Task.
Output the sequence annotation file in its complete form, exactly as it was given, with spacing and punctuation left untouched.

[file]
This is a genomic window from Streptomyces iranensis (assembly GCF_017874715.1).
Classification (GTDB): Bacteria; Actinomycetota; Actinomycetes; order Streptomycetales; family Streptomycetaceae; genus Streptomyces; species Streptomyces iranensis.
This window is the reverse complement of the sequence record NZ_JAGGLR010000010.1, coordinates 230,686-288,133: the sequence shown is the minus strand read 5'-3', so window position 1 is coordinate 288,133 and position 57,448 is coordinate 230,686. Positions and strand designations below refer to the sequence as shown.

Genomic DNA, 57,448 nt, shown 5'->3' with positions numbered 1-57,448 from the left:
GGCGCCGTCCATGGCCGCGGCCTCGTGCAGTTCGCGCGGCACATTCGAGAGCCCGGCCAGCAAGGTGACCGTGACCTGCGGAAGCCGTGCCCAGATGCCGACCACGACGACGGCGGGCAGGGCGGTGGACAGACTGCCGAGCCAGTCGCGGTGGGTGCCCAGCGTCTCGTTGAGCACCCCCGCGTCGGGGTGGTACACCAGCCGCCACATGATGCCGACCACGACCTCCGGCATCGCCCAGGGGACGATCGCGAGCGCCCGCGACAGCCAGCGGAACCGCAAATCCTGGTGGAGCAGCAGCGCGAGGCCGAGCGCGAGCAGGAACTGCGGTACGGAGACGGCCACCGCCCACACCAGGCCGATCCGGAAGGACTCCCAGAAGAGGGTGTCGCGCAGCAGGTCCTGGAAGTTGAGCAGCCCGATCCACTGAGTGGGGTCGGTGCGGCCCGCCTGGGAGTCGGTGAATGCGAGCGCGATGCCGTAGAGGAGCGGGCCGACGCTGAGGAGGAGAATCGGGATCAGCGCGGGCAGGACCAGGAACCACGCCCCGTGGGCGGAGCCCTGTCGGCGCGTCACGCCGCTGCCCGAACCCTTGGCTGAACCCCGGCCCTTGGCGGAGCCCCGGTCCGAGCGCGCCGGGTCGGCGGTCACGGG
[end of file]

This is a genomic window from Streptomyces iranensis (assembly GCF_017874715.1).
Classification (GTDB): Bacteria; Actinomycetota; Actinomycetes; order Streptomycetales; family Streptomycetaceae; genus Streptomyces; species Streptomyces iranensis.
This window is the reverse complement of the sequence record NZ_JAGGLR010000010.1, coordinates 230,686-288,133: the sequence shown is the minus strand read 5'-3', so window position 1 is coordinate 288,133 and position 57,448 is coordinate 230,686. Positions and strand designations below refer to the sequence as shown.

Genomic DNA, 57,448 nt, shown 5'->3' with positions numbered 1-57,448 from the left:
GGCGCCGTCCATGGCCGCGGCCTCGTGCAGTTCGCGCGGCACATTCGAGAGCCCGGCCAGCAAGGTGACCGTGACCTGCGGAAGCCGTGCCCAGATGCCGACCACGACGACGGCGGGCAGGGCGGTGGACAGACTGCCGAGCCAGTCGCGGTGGGTGCCCAGCGTCTCGTTGAGCACCCCCGCGTCGGGGTGGTACACCAGCCGCCACATGATGCCGACCACGACCTCCGGCATCGCCCAGGGGACGATCGCGAGCGCCCGCGACAGCCAGCGGAACCGCAAATCCTGGTGGAGCAGCAGCGCGAGGCCGAGCGCGAGCAGGAACTGCGGTACGGAGACGGCCACCGCCCACACCAGGCCGATCCGGAAGGACTCCCAGAAGAGGGTGTCGCGCAGCAGGTCCTGGAAGTTGAGCAGCCCGATCCACTGAGTGGGGTCGGTGCGGCCCGCCTGGGAGTCGGTGAATGCGAGCGCGATGCCGTAGAGGAGCGGGCCGACGCTGAGGAGGAGAATCGGGATCAGCGCGGGCAGGACCAGGAACCACGCCCCGTGGGCGGAGCCCTGTCGGCGCGTCACGCCGCTGCCCGAACCCTTGGCTGAACCCCGGCCCTTGGCGGAGCCCCGGTCCGAGCGCGCCGGGTCGGCGGTCACGGG